# Rank-Nullity Theorem and First Isomorphism Theorem

In this post, I want to talk about the connection between the Rank-Nullity Theorem from Linear Algebra and the First Isomorphism Theorem, which comes up in Abstract Algebra. We talked about the Rank-Nullity Theorem in the last post, but here’s a quick overview.

The Rank-Nullity theorem relates the dimension of the column space of an $m\times n$ matrix $A$ to the dimension of the null space of that matrix. Specifically, it says that the sum of these two values is equal to the number of columns of $A$. That is, $rank(A)+nul(A) = n$.

Before we talk about the First Isomorphism Theorem and relate it to linear transformations, let’s just define a few things that we’ll need to know to understand it.

Definition 1: The kernel of a transformation $f:A\to B$ is the set $\{x\in A \vert f(x)=0 \}$. Note that $0\in B$.

Note that the kernel is a generalization of the null space of a matrix that is defined for both linear and nonlinear transformations.

Definition 2: An element $b$ is in the image of a transformation $f:A\to B$ if there exists some $a\in A$ such that $f(a)=b$.

The image of a transformation is a generalization of the column space that holds for both linear and nonlinear transformations. That is, the image of matrix transformation is the column space of that matrix.

Definition 3: A group homomorphism from $(G,*)$ to $(H,\cdot)$ is a function $h:G\to H$ such that for all $u$ and $v$ in $G$, it holds that $h(u*v) = h(u)\cdot h(v)$

A good way to think about a group homomorphism is that it’s a transformation between groups that maintains the relationship between the groups elements. You will get the same result if you multiply two elements in $G$ and apply the function $h$ as if you apply the function $h$ to them both separately and then multiply the two outputs in the group $H$ together. This is interesting because the group composition rules are not necessarily the same.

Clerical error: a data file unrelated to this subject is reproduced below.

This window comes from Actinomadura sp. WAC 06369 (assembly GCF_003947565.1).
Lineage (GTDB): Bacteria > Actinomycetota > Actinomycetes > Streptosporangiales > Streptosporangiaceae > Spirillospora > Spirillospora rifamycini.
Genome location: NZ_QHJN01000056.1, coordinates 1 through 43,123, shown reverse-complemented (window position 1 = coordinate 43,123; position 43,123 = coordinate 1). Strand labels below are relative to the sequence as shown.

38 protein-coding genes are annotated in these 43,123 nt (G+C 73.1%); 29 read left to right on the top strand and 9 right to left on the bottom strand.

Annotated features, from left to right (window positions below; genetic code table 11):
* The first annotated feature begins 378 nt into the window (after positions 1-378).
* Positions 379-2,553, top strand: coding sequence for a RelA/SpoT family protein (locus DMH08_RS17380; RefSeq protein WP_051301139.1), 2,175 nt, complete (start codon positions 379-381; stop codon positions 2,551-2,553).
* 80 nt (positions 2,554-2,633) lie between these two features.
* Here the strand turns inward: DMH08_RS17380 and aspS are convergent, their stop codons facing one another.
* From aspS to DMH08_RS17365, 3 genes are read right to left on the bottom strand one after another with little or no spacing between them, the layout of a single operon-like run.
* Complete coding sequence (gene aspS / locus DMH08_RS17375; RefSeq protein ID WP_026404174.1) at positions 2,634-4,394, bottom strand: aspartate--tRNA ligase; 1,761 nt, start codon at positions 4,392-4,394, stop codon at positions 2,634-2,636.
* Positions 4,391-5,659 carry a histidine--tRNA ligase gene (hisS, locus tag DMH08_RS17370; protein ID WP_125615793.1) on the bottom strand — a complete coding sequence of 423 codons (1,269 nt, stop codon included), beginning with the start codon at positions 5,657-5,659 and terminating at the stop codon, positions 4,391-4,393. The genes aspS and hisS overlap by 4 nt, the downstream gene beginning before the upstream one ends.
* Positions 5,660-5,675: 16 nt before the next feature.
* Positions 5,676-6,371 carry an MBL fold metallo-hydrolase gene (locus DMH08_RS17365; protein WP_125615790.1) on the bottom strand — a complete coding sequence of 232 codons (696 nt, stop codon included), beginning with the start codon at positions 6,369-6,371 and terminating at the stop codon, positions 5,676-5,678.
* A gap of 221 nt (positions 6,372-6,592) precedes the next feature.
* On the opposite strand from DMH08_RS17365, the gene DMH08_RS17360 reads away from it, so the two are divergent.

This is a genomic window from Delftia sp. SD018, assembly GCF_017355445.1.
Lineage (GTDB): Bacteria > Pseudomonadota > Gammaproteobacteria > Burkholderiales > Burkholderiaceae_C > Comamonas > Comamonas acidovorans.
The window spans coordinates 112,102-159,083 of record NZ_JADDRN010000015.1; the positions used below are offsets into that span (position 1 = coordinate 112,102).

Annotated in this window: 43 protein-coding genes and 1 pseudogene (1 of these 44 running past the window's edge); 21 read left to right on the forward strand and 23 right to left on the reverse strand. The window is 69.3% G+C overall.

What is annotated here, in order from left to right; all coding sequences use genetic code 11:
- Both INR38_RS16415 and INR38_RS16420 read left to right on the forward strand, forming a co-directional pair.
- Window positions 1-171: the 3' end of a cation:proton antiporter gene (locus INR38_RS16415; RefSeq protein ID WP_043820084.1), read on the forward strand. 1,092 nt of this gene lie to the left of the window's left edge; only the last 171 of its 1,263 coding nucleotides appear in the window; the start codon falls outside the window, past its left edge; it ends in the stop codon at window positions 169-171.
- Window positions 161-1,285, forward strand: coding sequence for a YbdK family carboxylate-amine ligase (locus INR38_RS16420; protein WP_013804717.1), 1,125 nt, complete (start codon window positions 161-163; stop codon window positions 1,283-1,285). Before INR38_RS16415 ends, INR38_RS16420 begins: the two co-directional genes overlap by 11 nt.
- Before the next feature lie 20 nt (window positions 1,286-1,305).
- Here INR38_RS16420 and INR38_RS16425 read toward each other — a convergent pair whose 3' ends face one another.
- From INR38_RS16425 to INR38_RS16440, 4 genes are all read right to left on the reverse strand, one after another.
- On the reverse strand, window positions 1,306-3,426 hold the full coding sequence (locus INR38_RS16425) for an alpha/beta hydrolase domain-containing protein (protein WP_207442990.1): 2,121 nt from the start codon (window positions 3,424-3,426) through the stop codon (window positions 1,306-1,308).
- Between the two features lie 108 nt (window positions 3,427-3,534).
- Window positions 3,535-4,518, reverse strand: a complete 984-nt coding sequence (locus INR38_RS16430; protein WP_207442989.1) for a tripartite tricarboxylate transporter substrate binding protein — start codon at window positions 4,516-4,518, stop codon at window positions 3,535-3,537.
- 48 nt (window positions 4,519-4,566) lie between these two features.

Now, let’s state the specific case of First Isomorphism Theorem we’ll talk about.

First Isomorphism Theorem: Let $\phi:G\to H$ be a surjective homomorphism. Then, $H$ is isomorphic to $G/ker(\phi)$. Since $\phi$ is surjective, $H=im(\phi)$.

Hold on…What’s does $G/ker(\phi)$ mean? That notation is a quotient group. There is a formal definition of it, but for now, let’s think about it as a way to separate elements in $G$ into classes (called cosets) depending on their relationship with $ker(\phi)$. This quotient group will have two cosets: one containing everything in $G$ that IS IN $ker(\phi)$ and one containing everything in $G$ that IS NOT IN $ker(\phi)$.

Because of the way quotient groups work, if $\phi$ goes between spaces of the same dimension, the original group $G$ can be written as the union of two sets: $G = ker(\phi) \cup im(\phi)$.

Since $G$ can be written in this way, it must be true that the size of $G$ is equal to the sum of the sizes of $ker(\phi)$ and $im(\phi)$.

What does this say about linear transformations represented by square matrices? Since you can’t both be in a set AND not be in a set, it says that for a linear transformation from $\mathbb{R}^n$ to $\mathbb{R}^n$, the null space and column space must be disjoint (except they’ll both have the zero vector in them).

Let’s look at a few examples and see why this makes sense.

Example: Let $C$ be an $n \times n$ invertible matrix. This means that the columns map onto $\mathbb{R}^n$ and also that the null space has only the zero vector, meaning that these two sets share only the zero vector.

Example: Consider the non-invertible matrix $\begin{pmatrix}1&2\\2&4\end{pmatrix}$, which has the vector $\begin{pmatrix} 2 \\ -1 \end{pmatrix}$ in its null space. If you try to solve $\begin{pmatrix}1&2\\2&4\end{pmatrix}\begin{pmatrix}x\\y\end{pmatrix}=\begin{pmatrix}2\\-1\end{pmatrix}$ , you won’t be able to!

So, what have we learned? The First Isomorphism Theorem generalizes the Rank-Nullity Theorem in a way that lets us handle transformations between groups that are not necessarily Euclidean spaces. There is a tradeoff between having elements in the kernel of a transformation and elements in the image of a transformation. The larger the kernel is, the smaller the image is, and vice versa.

Let’s talk about the progression of these three theorems. The Invertible Matrix Theorem draws connections between the algebraic properties of a square matrix to the geometry of the transformation it represents. The Rank-Nullity theorem makes claims about the geometry of transformations between Euclidean spaces with potentially different dimensions. And the First Isomorphism Theorem makes claims about transformations between groups in general (note that $\mathbb{R}^n$ and $\mathbb{R}^m$ are groups for any integers $n$ and $m$).

In the next post, we’ll talk more about what the First Isomorphism Theorem is actually saying and a neat application of it to transformations between different dimensions.

Stay tuned!